- Established leadership skills acquired through management and organisation of key University events attracting over 5000 participants. [Leadership of CCAs and event organisation show that you’ve been involved in University life, and aren’t just a ‘study machine’. It’s important to demonstrate that you are exposed to areas other than pure academics.]
- Supported 5-axis robot division in wide range of development-related operations. Responsible for assisting in on-site programming, customer needs analysis and custom solution design for niche applications. [The first line of each section of experience should summarise and highlight your duties, responsibilities, and contributions.]
- Studied clients’ unique needs, brainstormed with engineers on potential solutions, and produced detailed drawings (Solidwords) of solutions including custom machine and robot grip mounts. [Elaborate on your responsibilities as far as possible. Future employers would like to hire someone who actively contributes, and this is demonstrated by showing the different duties you handled.]
- Guided and mentored standalone customers; prepared presentation slides to deliver basic robot programming training to local engineers.
- Led team of 4 interns and coordinated with Marketing department to prepare for Tech Asia robot launch ever attracting >10000 participants, programming demonstration units to perform stunts to attract customers. [If you have contributed in a particularly significant manner, or successfully completed a high-profile, list it down! It shows you’re making the best use of your internship experience.]
- Carried out 3D design drawing and used SolidWorks software to carry out solid modelling computer-aided design (CAD) and computer-aided engineering (CAE). [If you used any industry-standard software, or gained exposure to standard industry tools, include it! Such experience will be useful in future, as it demonstrates competency in oft-used areas, which means that you will be able to start contributing earlier.]
- Led department’s Level 2 training programme, guiding the Head of Technicians and an administrative staff member to create training modules and carry out demonstrations; partnered with department manager to ensure fulfilment of programme’s objectives.
- Liaised with heads of plantation estates and hospitals in the area to arrange for medical assistance for the needy in three different areas over 3 weeks.
- Led 3 departments (Public Relations, Sponsorship, and Technical & Media) over a 3-month period to organise a fundraising concert attracting crowd of ~5000. [Contextualise your events and/or achievements. Show how large that event was, how many people took part, how many beneficiaries it helped, etc. This gives some sense of the scale and difficulty of the event, and thereby your skill and the competencies you have developed.]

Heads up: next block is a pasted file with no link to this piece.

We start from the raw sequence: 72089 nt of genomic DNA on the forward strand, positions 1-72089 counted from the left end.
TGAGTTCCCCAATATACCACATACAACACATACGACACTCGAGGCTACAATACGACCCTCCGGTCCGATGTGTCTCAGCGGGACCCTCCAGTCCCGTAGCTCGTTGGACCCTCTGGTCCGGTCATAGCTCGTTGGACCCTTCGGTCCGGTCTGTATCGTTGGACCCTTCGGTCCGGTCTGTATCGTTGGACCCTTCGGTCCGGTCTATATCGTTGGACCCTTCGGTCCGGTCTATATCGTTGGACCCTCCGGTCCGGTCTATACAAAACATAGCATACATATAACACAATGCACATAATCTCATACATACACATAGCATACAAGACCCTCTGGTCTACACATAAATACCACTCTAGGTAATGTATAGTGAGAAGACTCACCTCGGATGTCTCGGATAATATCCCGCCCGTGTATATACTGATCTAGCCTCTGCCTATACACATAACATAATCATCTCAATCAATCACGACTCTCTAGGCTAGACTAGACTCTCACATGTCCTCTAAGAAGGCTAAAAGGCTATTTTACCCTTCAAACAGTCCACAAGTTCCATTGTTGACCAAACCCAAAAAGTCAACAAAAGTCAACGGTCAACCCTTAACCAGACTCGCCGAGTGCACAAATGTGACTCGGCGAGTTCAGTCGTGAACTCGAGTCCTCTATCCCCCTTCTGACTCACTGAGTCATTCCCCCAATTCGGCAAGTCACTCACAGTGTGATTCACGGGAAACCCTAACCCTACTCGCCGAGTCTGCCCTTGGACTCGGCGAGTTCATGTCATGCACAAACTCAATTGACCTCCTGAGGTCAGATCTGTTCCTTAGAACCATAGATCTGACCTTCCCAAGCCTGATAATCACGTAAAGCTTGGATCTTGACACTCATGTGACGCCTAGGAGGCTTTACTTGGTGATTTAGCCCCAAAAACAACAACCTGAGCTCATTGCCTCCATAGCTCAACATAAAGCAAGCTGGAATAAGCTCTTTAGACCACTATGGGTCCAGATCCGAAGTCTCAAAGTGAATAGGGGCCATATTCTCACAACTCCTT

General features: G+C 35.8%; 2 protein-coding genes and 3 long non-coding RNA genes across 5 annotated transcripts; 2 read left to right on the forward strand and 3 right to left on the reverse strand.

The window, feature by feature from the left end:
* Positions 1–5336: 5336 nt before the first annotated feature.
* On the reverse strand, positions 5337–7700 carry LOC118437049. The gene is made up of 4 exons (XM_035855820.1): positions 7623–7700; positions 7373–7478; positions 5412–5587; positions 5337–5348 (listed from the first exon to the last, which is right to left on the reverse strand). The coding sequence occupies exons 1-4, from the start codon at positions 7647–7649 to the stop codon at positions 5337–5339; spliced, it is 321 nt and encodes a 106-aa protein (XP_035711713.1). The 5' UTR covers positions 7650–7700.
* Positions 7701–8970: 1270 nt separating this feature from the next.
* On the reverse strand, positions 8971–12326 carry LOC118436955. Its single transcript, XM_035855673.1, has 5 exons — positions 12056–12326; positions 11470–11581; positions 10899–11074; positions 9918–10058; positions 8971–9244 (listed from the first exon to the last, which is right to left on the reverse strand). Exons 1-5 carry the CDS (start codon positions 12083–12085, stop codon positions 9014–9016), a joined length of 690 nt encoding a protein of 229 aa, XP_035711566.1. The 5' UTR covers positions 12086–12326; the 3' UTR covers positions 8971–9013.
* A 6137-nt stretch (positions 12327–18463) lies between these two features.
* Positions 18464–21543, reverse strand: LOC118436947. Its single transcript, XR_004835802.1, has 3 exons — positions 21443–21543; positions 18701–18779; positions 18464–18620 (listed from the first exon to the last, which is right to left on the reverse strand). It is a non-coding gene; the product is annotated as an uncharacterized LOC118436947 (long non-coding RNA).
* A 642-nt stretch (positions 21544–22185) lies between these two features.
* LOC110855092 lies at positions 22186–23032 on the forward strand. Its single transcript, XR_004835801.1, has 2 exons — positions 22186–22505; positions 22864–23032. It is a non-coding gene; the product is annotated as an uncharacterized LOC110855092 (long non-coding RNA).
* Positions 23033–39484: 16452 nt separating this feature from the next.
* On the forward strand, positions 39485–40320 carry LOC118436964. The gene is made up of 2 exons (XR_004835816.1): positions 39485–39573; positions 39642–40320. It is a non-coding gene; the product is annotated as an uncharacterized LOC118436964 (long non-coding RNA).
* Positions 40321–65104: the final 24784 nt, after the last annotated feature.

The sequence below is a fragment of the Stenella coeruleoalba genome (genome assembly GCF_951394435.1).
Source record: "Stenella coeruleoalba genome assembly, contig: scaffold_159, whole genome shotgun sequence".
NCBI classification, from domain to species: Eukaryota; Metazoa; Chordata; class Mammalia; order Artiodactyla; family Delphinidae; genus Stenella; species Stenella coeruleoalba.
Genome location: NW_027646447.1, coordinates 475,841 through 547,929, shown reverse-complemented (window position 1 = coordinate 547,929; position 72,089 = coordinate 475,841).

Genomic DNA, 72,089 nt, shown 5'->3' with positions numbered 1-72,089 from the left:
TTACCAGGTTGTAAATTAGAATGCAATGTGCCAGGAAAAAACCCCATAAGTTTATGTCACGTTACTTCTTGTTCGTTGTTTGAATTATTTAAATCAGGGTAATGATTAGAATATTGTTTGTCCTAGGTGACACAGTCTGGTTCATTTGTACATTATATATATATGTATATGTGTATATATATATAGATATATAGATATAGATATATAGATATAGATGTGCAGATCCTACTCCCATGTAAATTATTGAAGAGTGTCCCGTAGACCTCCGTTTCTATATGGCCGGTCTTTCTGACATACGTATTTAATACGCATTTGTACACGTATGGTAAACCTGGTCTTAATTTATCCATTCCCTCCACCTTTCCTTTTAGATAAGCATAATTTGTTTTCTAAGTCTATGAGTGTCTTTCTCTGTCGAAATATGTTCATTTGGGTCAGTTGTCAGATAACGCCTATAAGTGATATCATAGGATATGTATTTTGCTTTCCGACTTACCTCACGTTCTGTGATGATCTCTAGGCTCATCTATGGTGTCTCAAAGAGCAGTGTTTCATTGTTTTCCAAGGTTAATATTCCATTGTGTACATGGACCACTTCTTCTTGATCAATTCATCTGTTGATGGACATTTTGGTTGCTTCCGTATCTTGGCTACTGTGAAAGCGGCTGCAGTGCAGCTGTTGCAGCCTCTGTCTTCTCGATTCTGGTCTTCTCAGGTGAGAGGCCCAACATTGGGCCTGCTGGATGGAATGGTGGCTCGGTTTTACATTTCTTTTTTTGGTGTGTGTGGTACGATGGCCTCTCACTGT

- Directly negotiated with companies, arranging sponsorship agreements and advertisement requirements, totalling a sum of SGD20,000.
- Bachelor of Science (Hons) | National University of Singapore | Mechanical Engineering (Projected Second Upper) | Est. Graduation: May 2019 [Even though you are still schooling, put the degree name and quantify it with a statement saying that you are still studying ‘In Progress’ or ‘Est Graduation in xxx’]
- Dean’s list award in 2017 & 2018 for outstanding academic performance Academic excellence should be highlighted. If your GPA/CAP is above average, include it. Otherwise, omit it.]
- Received A+ for final year project on thermal performance of ceramic bonded aerogels
- Achieved Distinctions in EG1112 Engineering Principles and Practice, ME2134 Fluids Mechanics, and ME2121 Engineering Thermodynamics [If you are looking for roles related to your field of study, you can consider highlighting relevant modules you have performed particularly well in.]<
- Student Member, Institution of Engineers, Singapore, 2018 [If you have any industry-related certificates or memberships, include them! It shows active interest in your industry.]
- Nationality: Singaporean
- Languages: Fluent in English and Bahasa Melayu
- Availability: Immediate [Be cautious about your availability, especially if you are applying for an off-cycle internship or similar]
References available upon request
Some of you students might not have many work experiences, as such, a handful might decide to list every single work experience held across their entire lives.
Don’t do this!
Keep your experiences brief, relevant, and direct. Your work scope should be focused on responsibilities and broad summaries.
A lengthier resume does not imply it is a better resume. Nor does it put you at an advantage over other applicants.
1. Always Submit a Cover Letter!
Pair your new CV with an equally stellar Cover Letter. Even if the job ad doesn’t specify that you absolutely must submit a Cover Letter, we’d highly recommend that you do it. Here’s why a Cover Letter is so important. You can also download our Fresh Graduate Cover Letter sample.
2. Customise your CV and Cover Letter
3. Get Tips from Our HR Experts to Improve Your CV
Want to apply for your dream job, but need a second opinion on your CV? Send it to us for free CV Feedback!
Our team of expert HR consultants will review your CV in detail, show you its strengths and weaknesses, and offer you free pointers on how you can improve your CV to meet your career goals.